The free thyroxine fraction in serum was determined by means of a rapid method based on the uptake of radioactive thyroxine by Sephadex (T4U). The corresponding values for percentage free thyroxine (PFT4) were obtained by simultaneous determination of the dialysable fraction. A good linear correlation was established between the two methods. Serum total thyroxine (T4) was determined by the competitive protein-binding technique. The concentration of the absolute free thyroxine (AFT4) was calculated. Of the three laboratory parameters tested, AFT4 showed the highest discrimination in both hyper- and hypothyroidism. The »free thyroxine index«, FT4I, which is a product of T4 and T4U, proved equally useful. Good results were also obtained with T4, whereas PFT4 showed the largest overlap with the normal values. PFT4 is important, however, for the calculation of AFT4. The rapid method for determination of the free thyroxine fraction described in this paper is suitable for routine use in the clinical laboratory.

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SJ Bonnema, FN Bennedbaek, J Gram, A Veje, J Marving, and L Hegedus

OBJECTIVE: Retrospective studies have indicated that anti-thyroid drugs (ATD) might possess a radioprotective effect, leading to a higher rate of recurrence of hyperthyroidism after iodine-131 ((131)I) therapy. DESIGN: A randomized clinical trial was performed to clarify whether resumption of methimazole after (131)I influences the final outcome of this treatment. METHODS: We assigned 149 patients with Graves' disease or a toxic nodular goitre to groups either to resume (+ATD) or not to resume (-ATD) methimazole 7 days after (131)I. Before (131)I therapy, all patients were rendered euthyroid by methimazole, which was discontinued 4 days before the (131)I therapy. RESULTS: During the follow-up period of 12 Months, 13 patients developed hypothyroidism, 42 were euthyroid, and 18 had recurrence of hyperthyroidism in the +ATD group; the respective numbers in the -ATD group were 16, 42 and 18 (P=0.88). At 3 weeks after (131)I therapy, the serum free-thyroxine index was slightly decreased (by 5.7%; 95% confidence interval (CI) -15.5 to 5.4%) in the +ATD group, in contrast to an increase of 35.9% (95% CI 18.8 to 55.5%) in the -ATD group (P<0.001 between groups). In the subgroup that remained euthyroid during follow-up, thyroid Volume reduction, assessed by ultrasonography, was smaller in the +ATD group [38.7% (95% CI 33.3 to 44.1%)] than in the -ATD group [48.6% (95% CI: 41.5-55.6%)] (P<0.05). CONCLUSION: No radioprotective effect could be demonstrated, with regard to final thyroid function, for the resumpton of methimazole 7 days after (131)I therapy. Although resumption of methimazole slightly reduced the magnitude of shrinkage of the goitre obtained by (131)I, the prevention of a temporary thyrotoxicosis in the early period after radiation favours this regimen.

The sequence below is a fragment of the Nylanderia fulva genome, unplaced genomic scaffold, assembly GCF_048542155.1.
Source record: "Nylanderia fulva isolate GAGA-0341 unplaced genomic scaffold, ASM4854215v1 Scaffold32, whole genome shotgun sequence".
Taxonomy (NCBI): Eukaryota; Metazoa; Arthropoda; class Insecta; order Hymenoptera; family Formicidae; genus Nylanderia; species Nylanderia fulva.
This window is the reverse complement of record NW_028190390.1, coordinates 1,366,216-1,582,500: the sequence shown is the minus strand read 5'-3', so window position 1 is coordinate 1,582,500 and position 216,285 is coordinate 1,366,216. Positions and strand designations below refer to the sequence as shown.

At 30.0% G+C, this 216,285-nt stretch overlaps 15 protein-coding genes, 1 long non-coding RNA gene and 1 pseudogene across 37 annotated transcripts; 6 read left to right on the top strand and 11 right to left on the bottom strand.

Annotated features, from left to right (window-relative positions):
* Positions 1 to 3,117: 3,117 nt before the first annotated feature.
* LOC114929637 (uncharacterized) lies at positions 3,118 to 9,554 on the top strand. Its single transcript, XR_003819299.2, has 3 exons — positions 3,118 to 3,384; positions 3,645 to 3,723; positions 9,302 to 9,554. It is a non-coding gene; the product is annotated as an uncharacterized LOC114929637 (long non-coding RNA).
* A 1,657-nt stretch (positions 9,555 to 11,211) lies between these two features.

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Mirna Abraham-Nordling, Göran Wallin, Göran Lundell, and Ove Törring

Objective: In a 14–21 year follow-up of health-related quality of life (HRQL) outcome of 179 patients after randomized treatment of Graves’ disease (GD) with surgical, medical or radioiodine, we found no differences. The HRQL for Graves’ patients, however, was lower compared with a large age- and sex-matched Swedish reference population. We have now studied whether the reported HRQL-scores by Medical Outcome Study 36-item Short-Form Health Status Survey (SF36) and quality of life 2004 (QoL2004) answers were related to the thyroid hormone state of the patient.

Methods: This report comprises 91 of the original patients in which both the results of SF36 and QoL2004 questionnaire as well as serum thyroid hormones and current use of l-thyroxine treatment were available.

Results: A large number of the patients had low or undetectable serum TSH concentrations. SF36 scores and answers to QoL2004 questionnaires were not correlated to TSH levels or associated with suppressed TSH. A low free triiodothyronine was weakly associated with a low GH score (P < 0.02) and elevated thyrotropin receptor antibody with a low physical component summary (P < 0.02).

Conclusion: HRQL do not seem to be influenced by the thyroid hormone state of the patient including subclinical thyrotoxicosis. It is possible that the personality of GD patients as such may have resulted both in the development of GD and lower HQRL scores later on in life. Alternatively, the generic SF36 may not be a proper instrument to detect relevant differences in HRQL related to the thyroid state.